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There's no need to remove your belt or your shoes the next time you need to catch a flight. Low-risk travelers who participate in the Transportation Safety Administration's (TSA) new PreCheck program experience expedited screening at many of the nation's airports. But the TSA isn't stopping there. It has begun a contest challenging members of the public to come up with new and creative ways to make the program even better.
We spoke recently with Steve Kelman, Albert J. Weatherhead III and Richard W. Weatherhead Professor of Public Manager, to get his perspective on this innovative government-sponsored contest.
Q: In what ways is the TSA contest unique amongst government agencies?
Kelman: Actually, what’s most interesting is that it is not unique. Less than a decade ago, the Defense Advanced Research Projects Agency (DARPA) ran the first modern “contest” in government. They offered a prize to the first vehicle that could successfully navigate an all-terrain desert course. Many entries came in, including from student groups and universities. (Believe it or not, the Wright brothers airplane was actually developed a long time ago in response to a similar contest, but the innovation disappeared.)
The idea has now rapidly spread, and the government website, Challenge.gov, which is a platform for advertising contests organized by government agencies, won the HKS/Ford Foundation Innovations in American Government award this year.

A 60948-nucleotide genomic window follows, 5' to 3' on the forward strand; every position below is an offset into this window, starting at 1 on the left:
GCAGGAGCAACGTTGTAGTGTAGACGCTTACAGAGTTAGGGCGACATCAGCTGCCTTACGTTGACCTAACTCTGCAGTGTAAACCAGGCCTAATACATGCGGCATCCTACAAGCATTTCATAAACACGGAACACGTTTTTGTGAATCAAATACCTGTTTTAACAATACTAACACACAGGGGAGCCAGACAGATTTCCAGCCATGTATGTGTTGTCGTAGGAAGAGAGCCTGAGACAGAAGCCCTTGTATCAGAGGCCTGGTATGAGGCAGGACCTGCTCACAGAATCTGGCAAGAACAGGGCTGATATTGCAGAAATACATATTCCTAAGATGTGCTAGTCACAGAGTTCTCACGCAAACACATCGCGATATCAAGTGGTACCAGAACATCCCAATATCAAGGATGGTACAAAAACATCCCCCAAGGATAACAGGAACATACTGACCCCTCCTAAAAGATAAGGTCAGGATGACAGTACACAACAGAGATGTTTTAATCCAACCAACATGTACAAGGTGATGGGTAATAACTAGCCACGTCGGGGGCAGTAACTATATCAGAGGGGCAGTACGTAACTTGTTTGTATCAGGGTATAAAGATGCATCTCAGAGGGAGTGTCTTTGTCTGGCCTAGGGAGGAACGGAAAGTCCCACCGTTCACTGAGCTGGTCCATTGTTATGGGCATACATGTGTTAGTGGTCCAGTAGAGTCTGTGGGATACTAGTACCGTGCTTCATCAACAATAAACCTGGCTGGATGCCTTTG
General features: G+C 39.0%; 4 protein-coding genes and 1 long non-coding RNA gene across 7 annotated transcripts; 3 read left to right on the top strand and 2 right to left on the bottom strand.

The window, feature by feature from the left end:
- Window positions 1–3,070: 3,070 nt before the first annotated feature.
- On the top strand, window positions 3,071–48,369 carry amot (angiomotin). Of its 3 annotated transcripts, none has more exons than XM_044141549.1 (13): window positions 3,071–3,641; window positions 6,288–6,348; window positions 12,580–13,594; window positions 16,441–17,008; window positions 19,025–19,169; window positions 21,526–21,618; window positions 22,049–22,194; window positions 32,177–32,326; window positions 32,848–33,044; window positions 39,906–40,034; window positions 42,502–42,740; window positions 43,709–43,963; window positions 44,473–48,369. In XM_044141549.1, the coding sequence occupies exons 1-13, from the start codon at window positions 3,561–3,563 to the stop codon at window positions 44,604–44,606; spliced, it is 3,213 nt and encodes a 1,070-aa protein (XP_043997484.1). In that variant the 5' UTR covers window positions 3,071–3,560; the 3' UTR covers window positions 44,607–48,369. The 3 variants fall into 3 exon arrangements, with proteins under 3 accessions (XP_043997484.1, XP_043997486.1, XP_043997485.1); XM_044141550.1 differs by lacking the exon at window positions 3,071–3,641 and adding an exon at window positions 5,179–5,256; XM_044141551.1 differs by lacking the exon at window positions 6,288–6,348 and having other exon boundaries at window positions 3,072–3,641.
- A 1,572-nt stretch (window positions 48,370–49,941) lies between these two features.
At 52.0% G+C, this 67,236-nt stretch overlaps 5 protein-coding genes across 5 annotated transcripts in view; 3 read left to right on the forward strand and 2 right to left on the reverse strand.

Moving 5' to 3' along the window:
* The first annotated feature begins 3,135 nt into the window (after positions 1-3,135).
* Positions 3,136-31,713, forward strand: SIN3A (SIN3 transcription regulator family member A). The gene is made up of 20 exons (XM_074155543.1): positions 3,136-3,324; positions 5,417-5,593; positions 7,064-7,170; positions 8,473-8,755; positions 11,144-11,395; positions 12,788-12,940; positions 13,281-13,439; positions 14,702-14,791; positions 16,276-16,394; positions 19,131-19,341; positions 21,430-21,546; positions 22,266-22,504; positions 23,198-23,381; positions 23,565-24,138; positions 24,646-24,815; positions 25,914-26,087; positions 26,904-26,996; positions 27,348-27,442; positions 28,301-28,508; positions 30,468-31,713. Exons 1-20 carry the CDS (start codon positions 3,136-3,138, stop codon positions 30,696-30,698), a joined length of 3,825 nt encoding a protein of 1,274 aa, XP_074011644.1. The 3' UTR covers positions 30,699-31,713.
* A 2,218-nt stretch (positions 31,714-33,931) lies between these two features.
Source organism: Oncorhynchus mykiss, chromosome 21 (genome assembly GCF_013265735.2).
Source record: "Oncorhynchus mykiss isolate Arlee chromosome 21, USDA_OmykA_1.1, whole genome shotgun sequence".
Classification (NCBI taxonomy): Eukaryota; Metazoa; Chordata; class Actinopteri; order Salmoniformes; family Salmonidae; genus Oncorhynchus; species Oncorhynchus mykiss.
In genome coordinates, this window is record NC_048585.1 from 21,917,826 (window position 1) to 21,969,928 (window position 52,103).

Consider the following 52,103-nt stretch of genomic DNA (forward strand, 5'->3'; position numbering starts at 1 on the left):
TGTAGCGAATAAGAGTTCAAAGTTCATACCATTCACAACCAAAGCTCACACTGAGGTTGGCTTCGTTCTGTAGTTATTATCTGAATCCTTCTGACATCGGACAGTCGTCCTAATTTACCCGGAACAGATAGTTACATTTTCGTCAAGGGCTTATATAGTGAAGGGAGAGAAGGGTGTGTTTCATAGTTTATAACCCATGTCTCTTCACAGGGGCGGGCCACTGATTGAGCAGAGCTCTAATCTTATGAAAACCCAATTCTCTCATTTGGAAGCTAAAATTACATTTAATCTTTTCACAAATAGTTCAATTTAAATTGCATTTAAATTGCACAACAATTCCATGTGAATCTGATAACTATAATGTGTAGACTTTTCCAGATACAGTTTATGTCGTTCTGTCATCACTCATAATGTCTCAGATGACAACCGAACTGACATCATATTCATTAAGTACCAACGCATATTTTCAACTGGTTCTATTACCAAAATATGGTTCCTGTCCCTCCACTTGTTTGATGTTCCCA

Q: Are other government agencies employing similar techniques in an effort to improve customer service?
Kelman: Many of these contests have been organized to develop ideas for ways government can serve people better. The Federal Trade Commission ran a contest for a moblie app to make it easier for people to screen unwanted telemarketing calls, and the Centers for Disease Control ran a contest for innovative ways to do HIV and AIDS prevention education for kids.
Q: What other innovative management strategies should government agencies deploy from the private sector?
Kelman: Government should look at techniques industry uses that have counterparts in government, from techniques for spare parts management and IT app development to approaches towards customer service and performance measurement.
Q: How should agencies leverage these types of opportunities to try to generate positive news coverage?
Kelman: Many journalists will be skeptical of agency’s own accounts of their successes. You need to be prepared to encourage the reporter to seek out sources about your program other than the agency itself. And, as an NBC segment on the TSA contest suggests, the media may be more attracted to stories that show unusual ways the government goes about doing its business, ways that don’t correspond to the stereotype of the uptight, buttoned down, boring bureaucrat – approaches that are a bit edgier.